As a side note, since I got "yelled" at for not showing the error, here it
is.

Unhandled exception at 0x00420936 in W7Graded.exe: 0xC0000005: Access
violation reading location 0x00000014.

Apr 19 '06 #20

P: n/a
Thanks for all of the help guys. But I'm not quite done yet. I am new to
fstream, and am using it to write my files. I've gotten the SaveData
function done, and it does write the correct data to the file. For instance,
here is a sample output from the program...

This is a Test CDBy a test Artist2000This is another cdBy another artist2000

It's bunched up, but it is working. My only problem, is how do I load this
again? I thought I had saved it in binary, so would I be able to just take
each string out one at a time? (i.e. "This is a Test CD" and "By a test
Artist" would be put in seperate strings).

Also, how do I check for EOF? I've looked into the eof() function, but I'm
not sure how to use it properly. Here is my SaveData function:

void SaveData(){
string tempStr;
string fileName;
cdData* temp;

cout << "Please write the filename you wish to save as: ";
cin >> fileName;

ofstream file(fileName.c_str(), ios::binary);
if(!file)
cout << "Could not save file";
else{

cout << "\nSaving . . .";

cdList->Reset();
temp = cdList->GetNext();
while(temp != NULL){
tempStr = temp->GetName();
file << tempStr;
tempStr = temp->GetArtist();
file << tempStr;
tempStr = temp->GetYear();
file << tempStr;

temp = temp->GetNext();
}
}
}
---------------------------------------

Thanks again for any help.
Apr 19 '06 #21

P: n/a

"Jordan Tiona" <to*******@comcast.net> wrote in message
news:D9********************@comcast.com...
. . .


Never mind. I found a good tutorial on using it. However, I'm having a bit
of trouble with my loading function. (BTW, I fixed a couple of errors in my
SaveData function). Here is my load function, along with my save function.

void SaveData(){
string tempStr;
string fileName;
cdData* temp;

cout << "Please write the filename you wish to save as: ";
cin >> fileName;

ofstream file(fileName.c_str(), ios::binary);
if(!file)
cout << "Could not save file";
else{

cout << "\nSaving . . .";

cdList->Reset();
temp = cdList->GetNext();
while(temp != NULL){
tempStr = temp->GetName();
file.write((char*)&tempStr, sizeof(tempStr));
tempStr = temp->GetArtist();
file.write((char*)&tempStr, sizeof(tempStr));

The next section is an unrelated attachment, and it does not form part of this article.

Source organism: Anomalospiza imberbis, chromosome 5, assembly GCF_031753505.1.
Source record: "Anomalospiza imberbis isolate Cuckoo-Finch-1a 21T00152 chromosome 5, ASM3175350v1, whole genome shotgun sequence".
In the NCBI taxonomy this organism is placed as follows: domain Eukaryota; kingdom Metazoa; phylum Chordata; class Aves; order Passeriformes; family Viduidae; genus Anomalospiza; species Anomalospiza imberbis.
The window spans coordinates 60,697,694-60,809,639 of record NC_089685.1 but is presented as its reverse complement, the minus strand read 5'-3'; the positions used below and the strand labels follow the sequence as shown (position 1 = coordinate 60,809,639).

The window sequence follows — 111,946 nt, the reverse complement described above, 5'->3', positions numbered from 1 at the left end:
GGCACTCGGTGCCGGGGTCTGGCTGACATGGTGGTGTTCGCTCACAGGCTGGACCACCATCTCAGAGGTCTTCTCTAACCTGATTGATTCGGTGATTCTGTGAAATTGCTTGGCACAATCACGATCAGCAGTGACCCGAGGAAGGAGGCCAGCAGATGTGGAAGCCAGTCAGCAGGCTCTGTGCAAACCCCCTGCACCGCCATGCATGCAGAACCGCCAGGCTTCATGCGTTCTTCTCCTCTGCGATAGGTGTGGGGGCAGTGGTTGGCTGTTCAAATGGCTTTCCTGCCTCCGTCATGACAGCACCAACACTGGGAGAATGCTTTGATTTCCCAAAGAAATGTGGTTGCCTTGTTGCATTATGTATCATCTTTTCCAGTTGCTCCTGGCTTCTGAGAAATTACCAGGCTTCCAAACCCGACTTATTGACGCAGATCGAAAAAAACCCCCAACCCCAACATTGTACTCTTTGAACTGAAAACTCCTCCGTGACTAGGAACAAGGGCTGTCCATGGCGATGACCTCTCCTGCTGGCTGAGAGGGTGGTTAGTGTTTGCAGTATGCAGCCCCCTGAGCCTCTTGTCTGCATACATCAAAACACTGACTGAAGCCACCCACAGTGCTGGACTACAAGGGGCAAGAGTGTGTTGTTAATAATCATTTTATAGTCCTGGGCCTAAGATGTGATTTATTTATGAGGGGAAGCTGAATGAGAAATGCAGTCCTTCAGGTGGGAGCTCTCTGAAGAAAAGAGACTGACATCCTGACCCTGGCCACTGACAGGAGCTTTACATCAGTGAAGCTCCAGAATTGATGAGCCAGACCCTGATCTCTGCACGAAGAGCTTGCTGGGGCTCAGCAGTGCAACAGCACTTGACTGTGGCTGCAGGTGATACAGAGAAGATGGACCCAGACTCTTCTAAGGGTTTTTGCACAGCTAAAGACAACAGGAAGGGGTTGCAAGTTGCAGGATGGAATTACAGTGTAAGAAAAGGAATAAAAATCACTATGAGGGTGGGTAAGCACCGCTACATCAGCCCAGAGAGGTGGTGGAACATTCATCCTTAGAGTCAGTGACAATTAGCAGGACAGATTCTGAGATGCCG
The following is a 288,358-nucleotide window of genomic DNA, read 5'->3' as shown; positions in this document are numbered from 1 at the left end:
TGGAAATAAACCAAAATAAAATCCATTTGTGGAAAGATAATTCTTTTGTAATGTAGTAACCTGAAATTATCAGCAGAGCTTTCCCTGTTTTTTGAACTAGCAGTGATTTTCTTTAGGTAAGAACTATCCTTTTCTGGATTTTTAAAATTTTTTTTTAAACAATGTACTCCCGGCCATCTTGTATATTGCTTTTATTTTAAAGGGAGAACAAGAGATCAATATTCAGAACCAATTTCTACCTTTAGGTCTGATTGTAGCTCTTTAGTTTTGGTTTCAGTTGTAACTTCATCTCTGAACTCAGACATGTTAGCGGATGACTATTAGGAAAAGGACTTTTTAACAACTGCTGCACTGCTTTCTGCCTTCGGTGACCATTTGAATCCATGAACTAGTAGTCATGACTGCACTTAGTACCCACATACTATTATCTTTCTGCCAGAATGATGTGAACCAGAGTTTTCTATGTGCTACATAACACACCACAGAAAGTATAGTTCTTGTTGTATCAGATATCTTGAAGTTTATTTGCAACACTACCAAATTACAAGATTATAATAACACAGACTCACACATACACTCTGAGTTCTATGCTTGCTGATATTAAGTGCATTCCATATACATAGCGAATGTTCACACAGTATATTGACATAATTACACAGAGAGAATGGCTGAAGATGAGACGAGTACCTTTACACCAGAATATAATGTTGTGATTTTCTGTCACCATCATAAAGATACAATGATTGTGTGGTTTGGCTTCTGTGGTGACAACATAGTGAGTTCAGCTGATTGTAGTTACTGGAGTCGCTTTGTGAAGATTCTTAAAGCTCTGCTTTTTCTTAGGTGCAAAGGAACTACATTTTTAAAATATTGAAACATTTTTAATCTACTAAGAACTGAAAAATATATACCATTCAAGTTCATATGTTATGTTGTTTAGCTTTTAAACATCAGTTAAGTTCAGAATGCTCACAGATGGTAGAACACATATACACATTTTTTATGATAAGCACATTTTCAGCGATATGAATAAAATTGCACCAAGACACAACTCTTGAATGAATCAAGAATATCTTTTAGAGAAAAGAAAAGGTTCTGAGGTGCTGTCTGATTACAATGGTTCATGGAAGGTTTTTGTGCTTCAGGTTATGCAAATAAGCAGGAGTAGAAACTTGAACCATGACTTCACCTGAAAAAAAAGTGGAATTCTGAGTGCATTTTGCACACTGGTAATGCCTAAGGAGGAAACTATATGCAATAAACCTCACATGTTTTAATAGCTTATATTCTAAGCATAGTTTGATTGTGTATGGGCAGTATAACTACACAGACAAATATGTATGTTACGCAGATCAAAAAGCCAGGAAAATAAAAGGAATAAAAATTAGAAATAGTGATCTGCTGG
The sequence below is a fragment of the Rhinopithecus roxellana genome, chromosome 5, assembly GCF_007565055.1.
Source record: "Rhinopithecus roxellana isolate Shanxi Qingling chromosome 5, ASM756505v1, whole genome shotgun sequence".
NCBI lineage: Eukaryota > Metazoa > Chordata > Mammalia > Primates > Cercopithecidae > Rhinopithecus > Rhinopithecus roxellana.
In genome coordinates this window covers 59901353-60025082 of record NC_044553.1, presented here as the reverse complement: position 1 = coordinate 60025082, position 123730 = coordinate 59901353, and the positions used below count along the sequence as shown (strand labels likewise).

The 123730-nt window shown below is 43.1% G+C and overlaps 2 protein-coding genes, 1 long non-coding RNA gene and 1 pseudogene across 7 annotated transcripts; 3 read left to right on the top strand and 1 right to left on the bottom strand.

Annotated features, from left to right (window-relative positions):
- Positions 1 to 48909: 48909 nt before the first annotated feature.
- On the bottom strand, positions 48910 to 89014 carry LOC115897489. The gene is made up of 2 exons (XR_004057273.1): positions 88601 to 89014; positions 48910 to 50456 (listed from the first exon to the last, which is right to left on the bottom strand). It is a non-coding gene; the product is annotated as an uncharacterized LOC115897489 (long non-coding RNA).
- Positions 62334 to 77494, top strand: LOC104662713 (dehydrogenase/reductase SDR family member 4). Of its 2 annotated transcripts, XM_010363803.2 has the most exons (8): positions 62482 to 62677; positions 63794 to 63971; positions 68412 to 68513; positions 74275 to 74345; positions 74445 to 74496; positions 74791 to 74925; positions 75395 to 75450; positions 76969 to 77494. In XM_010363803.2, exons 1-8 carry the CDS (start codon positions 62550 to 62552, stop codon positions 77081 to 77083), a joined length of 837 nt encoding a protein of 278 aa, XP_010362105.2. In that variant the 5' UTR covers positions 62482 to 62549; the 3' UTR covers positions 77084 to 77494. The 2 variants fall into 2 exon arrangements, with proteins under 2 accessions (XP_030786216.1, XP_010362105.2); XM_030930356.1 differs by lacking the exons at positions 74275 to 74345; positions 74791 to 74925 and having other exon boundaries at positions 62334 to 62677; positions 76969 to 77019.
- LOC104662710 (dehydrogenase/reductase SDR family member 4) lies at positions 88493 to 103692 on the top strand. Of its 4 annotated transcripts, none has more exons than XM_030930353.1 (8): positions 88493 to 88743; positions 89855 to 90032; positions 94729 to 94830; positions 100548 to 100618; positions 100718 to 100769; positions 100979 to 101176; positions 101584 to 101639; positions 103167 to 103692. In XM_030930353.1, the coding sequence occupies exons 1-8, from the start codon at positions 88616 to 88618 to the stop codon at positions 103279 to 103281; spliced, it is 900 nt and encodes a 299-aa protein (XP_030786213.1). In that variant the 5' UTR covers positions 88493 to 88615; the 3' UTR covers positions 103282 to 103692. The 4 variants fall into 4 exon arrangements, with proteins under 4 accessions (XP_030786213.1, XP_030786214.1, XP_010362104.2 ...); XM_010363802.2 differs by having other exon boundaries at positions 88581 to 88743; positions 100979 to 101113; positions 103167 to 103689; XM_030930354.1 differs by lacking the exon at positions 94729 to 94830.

tempStr = temp->GetYear();
file.write((char*)&tempStr, sizeof(tempStr));

temp = temp->GetNext();
}
}
file.close();
}

void LoadData(){
string tempStr;
string fileName;
cdData* temp;

cout << "Please write the filename you wish to load from: ";
cin >> fileName;

ifstream file(fileName.c_str(), ios::binary);
if(!file)
cout << "Could not load file";
else{

cout << "\nLoading . . .";

if(cdList == NULL)
cdList = new LinkedList();

cdList->RemoveAll();
cdList->Reset();

while(!file.eof()){
temp = new cdData();

file.read((char*)&tempStr, sizeof(tempStr));
temp->SetName(tempStr);

file.read((char*)&tempStr, sizeof(tempStr));
temp->SetArtist(tempStr);

file.read((char*)&tempStr, sizeof(tempStr));
temp->SetYear(tempStr);

cdList->Insert(temp);
}
}
file.close();
}

LinkedList::LinkedList(){
hn = new cdData(); //Blank node for head
cn = hn;
}

I used my debugger, and found that it is loading correctly (all of the
variables are what they should be), but I'm getting that same Unhandled
exception/Access violation I got earlier in xstring. This time it is in this
function:

void _Tidy(bool _Built = false,
size_type _Newsize = 0)
{ // initialize buffer, deallocating any storage
if (!_Built)
;
else if (_BUF_SIZE <= _Myres)
{ // copy any leftovers to small buffer and deallocate
_Elem *_Ptr = _Bx._Ptr;
if (0 < _Newsize)
_Traits::copy(_Bx._Buf, _Ptr, _Newsize);
_Mybase::_Alval.deallocate(_Ptr, _Myres + 1);
}
_Myres = _BUF_SIZE - 1;
_Eos(_Newsize);
}

Here is the error I'm getting:

Unhandled exception at 0x7c901230 in W7Graded.exe: User breakpoint.

It says User Breakpoint, but I don't have any breakpoints there anymore. So
there you go. I don't know what to make of this.
Apr 19 '06 #22

P: n/a
Jordan Tiona wrote:
"Jordan Tiona" <to*******@comcast.net> wrote in message
news:D9********************@comcast.com...
. . .
Never mind. I found a good tutorial on using it. However, I'm having a bit
of trouble with my loading function. (BTW, I fixed a couple of errors in my
SaveData function). Here is my load function, along with my save function.

void SaveData(){
string tempStr;
string fileName;
cdData* temp;

cout << "Please write the filename you wish to save as: ";
cin >> fileName;

ofstream file(fileName.c_str(), ios::binary);
if(!file)
cout << "Could not save file";
else{

cout << "\nSaving . . .";

cdList->Reset();
temp = cdList->GetNext();
while(temp != NULL){
tempStr = temp->GetName();
file.write((char*)&tempStr, sizeof(tempStr));


I'm surprised that this writes anything useful. Actually, maybe not
(possibly a small string optimization). Try your program with much
larger strings. And the first hint that you're doing something really
bad.... you're forcing a cast. You cannot write out the binary
representation of a std::string and expect anything intelligent to come
back. The internal representation is not for you to play with. You
probably want something closer to:

file.write(tempStr.c_str(), tempStr.size() + 1);
tempStr = temp->GetArtist();
file.write((char*)&tempStr, sizeof(tempStr));